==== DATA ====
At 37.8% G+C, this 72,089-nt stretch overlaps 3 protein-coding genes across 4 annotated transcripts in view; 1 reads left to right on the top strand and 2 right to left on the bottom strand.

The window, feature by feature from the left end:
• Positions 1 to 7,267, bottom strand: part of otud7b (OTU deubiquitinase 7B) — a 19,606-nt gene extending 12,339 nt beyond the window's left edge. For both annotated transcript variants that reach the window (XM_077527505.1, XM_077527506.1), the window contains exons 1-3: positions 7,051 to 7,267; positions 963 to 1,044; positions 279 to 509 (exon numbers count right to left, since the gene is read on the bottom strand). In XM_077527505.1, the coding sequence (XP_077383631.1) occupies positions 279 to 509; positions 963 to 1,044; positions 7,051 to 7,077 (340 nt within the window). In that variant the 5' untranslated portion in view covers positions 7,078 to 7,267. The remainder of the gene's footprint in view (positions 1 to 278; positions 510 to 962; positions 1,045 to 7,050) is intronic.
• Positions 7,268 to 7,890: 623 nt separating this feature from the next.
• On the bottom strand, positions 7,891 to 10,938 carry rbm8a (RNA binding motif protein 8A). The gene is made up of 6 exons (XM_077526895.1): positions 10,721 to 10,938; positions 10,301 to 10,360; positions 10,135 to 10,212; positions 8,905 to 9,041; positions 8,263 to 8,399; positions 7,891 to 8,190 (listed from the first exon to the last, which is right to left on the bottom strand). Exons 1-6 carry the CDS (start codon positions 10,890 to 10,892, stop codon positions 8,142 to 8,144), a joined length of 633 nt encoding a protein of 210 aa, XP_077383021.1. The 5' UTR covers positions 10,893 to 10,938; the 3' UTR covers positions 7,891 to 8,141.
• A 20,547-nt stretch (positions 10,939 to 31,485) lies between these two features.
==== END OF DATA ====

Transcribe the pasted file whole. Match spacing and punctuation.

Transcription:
At 37.8% G+C, this 72,089-nt stretch overlaps 3 protein-coding genes across 4 annotated transcripts in view; 1 reads left to right on the top strand and 2 right to left on the bottom strand.

The window, feature by feature from the left end:
• Positions 1 to 7,267, bottom strand: part of otud7b (OTU deubiquitinase 7B) — a 19,606-nt gene extending 12,339 nt beyond the window's left edge. For both annotated transcript variants that reach the window (XM_077527505.1, XM_077527506.1), the window contains exons 1-3: positions 7,051 to 7,267; positions 963 to 1,044; positions 279 to 509 (exon numbers count right to left, since the gene is read on the bottom strand). In XM_077527505.1, the coding sequence (XP_077383631.1) occupies positions 279 to 509; positions 963 to 1,044; positions 7,051 to 7,077 (340 nt within the window). In that variant the 5' untranslated portion in view covers positions 7,078 to 7,267. The remainder of the gene's footprint in view (positions 1 to 278; positions 510 to 962; positions 1,045 to 7,050) is intronic.
• Positions 7,268 to 7,890: 623 nt separating this feature from the next.
• On the bottom strand, positions 7,891 to 10,938 carry rbm8a (RNA binding motif protein 8A). The gene is made up of 6 exons (XM_077526895.1): positions 10,721 to 10,938; positions 10,301 to 10,360; positions 10,135 to 10,212; positions 8,905 to 9,041; positions 8,263 to 8,399; positions 7,891 to 8,190 (listed from the first exon to the last, which is right to left on the bottom strand). Exons 1-6 carry the CDS (start codon positions 10,890 to 10,892, stop codon positions 8,142 to 8,144), a joined length of 633 nt encoding a protein of 210 aa, XP_077383021.1. The 5' UTR covers positions 10,893 to 10,938; the 3' UTR covers positions 7,891 to 8,141.
• A 20,547-nt stretch (positions 10,939 to 31,485) lies between these two features.